Until now it was not known how, or when, these tau proteins began to accumulate into tangles in the brain. It was previously believed that isolated tau proteins didn’t have a distinctly harmful shape until they began to aggregate with other tau proteins. But the new research has revealed that a toxic tau protein actually presents itself as misfolded, exposing parts that are usually folded inside, before it begins to aggregate. It is these exposed parts of the protein that enable aggregation, forming the larger toxic tangles.
“We think of this as the ‘Big Bang’ of tau pathology,” says Diamond. “This is a way of peering to the very beginning of the disease process. It moves us backward to a very discreet point where we see the appearance of the first molecular change that leads to neurodegeneration in Alzheimer’s.”
From here the research is set to take two different prospective pathways. One will first look at developing a simple diagnostic test to detect signs of this abnormal tau protein, either through a blood test, or less ideally a spinal fluid test. If these toxic tau proteins can be easily detected then clinicians may be able to diagnose Alzheimer’s before major degenerative cognitive symptoms take hold.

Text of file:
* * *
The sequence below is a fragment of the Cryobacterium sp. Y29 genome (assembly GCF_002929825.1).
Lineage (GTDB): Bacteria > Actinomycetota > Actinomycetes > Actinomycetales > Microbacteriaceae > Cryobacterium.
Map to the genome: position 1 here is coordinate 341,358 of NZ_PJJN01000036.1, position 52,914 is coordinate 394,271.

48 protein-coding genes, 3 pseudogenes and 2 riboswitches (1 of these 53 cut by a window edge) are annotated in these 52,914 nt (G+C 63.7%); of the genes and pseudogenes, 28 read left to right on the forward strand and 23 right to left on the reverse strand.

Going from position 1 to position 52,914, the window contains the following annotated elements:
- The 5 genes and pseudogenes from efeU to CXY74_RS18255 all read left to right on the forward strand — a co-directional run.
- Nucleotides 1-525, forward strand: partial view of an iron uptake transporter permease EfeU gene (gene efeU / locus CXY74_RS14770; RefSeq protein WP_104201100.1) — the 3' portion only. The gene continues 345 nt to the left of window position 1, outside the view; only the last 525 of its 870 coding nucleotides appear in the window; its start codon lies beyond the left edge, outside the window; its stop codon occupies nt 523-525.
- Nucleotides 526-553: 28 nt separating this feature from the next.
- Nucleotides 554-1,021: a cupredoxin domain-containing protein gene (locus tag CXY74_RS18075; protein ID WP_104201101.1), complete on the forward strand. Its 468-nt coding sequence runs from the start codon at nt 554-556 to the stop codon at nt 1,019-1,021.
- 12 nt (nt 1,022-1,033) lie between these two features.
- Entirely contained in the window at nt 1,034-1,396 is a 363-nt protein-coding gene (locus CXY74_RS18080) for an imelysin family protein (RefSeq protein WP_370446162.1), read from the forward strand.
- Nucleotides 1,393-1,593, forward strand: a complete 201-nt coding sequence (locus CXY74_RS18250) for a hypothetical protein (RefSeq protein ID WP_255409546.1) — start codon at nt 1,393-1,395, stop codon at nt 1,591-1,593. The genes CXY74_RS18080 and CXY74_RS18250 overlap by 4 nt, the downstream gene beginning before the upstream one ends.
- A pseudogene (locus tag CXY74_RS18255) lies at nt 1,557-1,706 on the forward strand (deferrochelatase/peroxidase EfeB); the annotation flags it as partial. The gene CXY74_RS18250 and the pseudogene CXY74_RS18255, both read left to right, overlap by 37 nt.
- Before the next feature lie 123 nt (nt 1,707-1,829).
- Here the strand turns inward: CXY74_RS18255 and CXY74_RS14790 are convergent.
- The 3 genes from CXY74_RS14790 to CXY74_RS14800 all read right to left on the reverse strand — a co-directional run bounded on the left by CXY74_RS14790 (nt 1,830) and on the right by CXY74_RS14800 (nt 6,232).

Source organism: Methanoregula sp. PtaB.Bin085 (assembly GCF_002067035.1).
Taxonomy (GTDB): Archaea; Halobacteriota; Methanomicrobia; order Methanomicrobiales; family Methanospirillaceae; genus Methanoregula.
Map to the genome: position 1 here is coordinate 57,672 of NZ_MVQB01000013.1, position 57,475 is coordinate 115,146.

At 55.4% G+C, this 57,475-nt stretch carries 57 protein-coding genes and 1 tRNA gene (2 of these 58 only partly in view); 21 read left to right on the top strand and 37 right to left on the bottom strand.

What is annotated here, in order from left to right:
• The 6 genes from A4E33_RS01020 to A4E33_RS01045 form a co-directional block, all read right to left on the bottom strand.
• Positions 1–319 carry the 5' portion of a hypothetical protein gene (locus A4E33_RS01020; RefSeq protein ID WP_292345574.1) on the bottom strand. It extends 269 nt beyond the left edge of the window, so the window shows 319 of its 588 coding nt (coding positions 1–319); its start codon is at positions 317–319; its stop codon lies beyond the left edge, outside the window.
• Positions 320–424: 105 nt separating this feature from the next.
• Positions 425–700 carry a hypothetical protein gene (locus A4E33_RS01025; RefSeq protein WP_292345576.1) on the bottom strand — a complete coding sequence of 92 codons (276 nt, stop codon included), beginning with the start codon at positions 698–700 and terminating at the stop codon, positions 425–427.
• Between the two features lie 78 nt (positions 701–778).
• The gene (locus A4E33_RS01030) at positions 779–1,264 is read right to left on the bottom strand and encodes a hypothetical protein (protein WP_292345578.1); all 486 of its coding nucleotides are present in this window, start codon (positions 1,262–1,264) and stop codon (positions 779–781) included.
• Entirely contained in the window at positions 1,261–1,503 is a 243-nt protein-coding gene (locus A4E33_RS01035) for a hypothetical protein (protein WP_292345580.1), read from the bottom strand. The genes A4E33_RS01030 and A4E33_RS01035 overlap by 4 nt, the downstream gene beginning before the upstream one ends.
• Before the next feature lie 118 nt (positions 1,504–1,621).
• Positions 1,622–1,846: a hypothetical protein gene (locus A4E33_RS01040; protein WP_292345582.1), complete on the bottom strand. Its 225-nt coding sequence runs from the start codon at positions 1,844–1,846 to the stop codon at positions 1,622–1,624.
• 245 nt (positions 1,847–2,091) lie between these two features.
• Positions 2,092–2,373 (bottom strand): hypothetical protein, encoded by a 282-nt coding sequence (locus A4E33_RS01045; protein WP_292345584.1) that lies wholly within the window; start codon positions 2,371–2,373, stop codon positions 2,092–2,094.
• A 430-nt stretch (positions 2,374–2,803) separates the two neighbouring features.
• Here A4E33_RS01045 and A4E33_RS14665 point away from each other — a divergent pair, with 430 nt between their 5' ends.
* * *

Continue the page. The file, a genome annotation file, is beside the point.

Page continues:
Tafamidis was designed to delay impairment to nerve function caused by the toxic aggregation of a normally harmless protein called transthyretin and is currently approved for use in both Europe and Japan. However, the FDA has called for further clinical proof before approving the drug for use in the United States.
Now that this early alteration in the shape of tau molecules has been identified, researchers can more effectively focus on potential drug targets to inhibit the toxic aggregations at this stage.
“The hunt is on to build on this finding and make a treatment that blocks the neurodegeneration process where it begins,” says Diamond. “If it works, the incidence of Alzheimer’s disease could be substantially reduced. That would be amazing.”